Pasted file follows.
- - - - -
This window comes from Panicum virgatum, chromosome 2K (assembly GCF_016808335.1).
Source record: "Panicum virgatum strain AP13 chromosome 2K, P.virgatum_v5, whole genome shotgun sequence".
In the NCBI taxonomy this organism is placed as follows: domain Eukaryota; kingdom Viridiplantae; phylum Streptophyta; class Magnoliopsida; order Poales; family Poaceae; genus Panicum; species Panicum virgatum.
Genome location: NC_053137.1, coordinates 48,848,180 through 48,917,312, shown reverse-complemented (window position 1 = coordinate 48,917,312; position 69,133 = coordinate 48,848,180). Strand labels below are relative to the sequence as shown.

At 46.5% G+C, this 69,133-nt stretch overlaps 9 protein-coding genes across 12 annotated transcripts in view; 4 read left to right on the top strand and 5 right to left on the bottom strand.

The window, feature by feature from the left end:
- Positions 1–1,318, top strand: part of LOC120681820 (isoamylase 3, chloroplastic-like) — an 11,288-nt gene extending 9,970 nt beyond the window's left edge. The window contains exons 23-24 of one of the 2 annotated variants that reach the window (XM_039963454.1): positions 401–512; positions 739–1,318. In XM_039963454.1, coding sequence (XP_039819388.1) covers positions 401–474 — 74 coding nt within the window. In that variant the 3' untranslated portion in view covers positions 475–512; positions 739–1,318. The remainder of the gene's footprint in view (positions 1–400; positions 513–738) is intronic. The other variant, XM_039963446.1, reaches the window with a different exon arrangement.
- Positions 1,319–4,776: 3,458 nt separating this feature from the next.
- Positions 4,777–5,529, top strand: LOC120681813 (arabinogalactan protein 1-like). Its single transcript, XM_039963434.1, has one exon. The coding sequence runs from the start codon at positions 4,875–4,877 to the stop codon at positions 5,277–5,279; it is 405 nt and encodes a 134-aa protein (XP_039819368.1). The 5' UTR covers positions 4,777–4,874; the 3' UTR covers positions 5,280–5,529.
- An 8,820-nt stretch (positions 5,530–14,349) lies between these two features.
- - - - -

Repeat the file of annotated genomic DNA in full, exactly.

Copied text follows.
This window comes from Panicum virgatum, chromosome 2K (assembly GCF_016808335.1).
Source record: "Panicum virgatum strain AP13 chromosome 2K, P.virgatum_v5, whole genome shotgun sequence".
In the NCBI taxonomy this organism is placed as follows: domain Eukaryota; kingdom Viridiplantae; phylum Streptophyta; class Magnoliopsida; order Poales; family Poaceae; genus Panicum; species Panicum virgatum.
Genome location: NC_053137.1, coordinates 48,848,180 through 48,917,312, shown reverse-complemented (window position 1 = coordinate 48,917,312; position 69,133 = coordinate 48,848,180). Strand labels below are relative to the sequence as shown.

At 46.5% G+C, this 69,133-nt stretch overlaps 9 protein-coding genes across 12 annotated transcripts in view; 4 read left to right on the top strand and 5 right to left on the bottom strand.

The window, feature by feature from the left end:
- Positions 1–1,318, top strand: part of LOC120681820 (isoamylase 3, chloroplastic-like) — an 11,288-nt gene extending 9,970 nt beyond the window's left edge. The window contains exons 23-24 of one of the 2 annotated variants that reach the window (XM_039963454.1): positions 401–512; positions 739–1,318. In XM_039963454.1, coding sequence (XP_039819388.1) covers positions 401–474 — 74 coding nt within the window. In that variant the 3' untranslated portion in view covers positions 475–512; positions 739–1,318. The remainder of the gene's footprint in view (positions 1–400; positions 513–738) is intronic. The other variant, XM_039963446.1, reaches the window with a different exon arrangement.
- Positions 1,319–4,776: 3,458 nt separating this feature from the next.
- Positions 4,777–5,529, top strand: LOC120681813 (arabinogalactan protein 1-like). Its single transcript, XM_039963434.1, has one exon. The coding sequence runs from the start codon at positions 4,875–4,877 to the stop codon at positions 5,277–5,279; it is 405 nt and encodes a 134-aa protein (XP_039819368.1). The 5' UTR covers positions 4,777–4,874; the 3' UTR covers positions 5,280–5,529.
- An 8,820-nt stretch (positions 5,530–14,349) lies between these two features.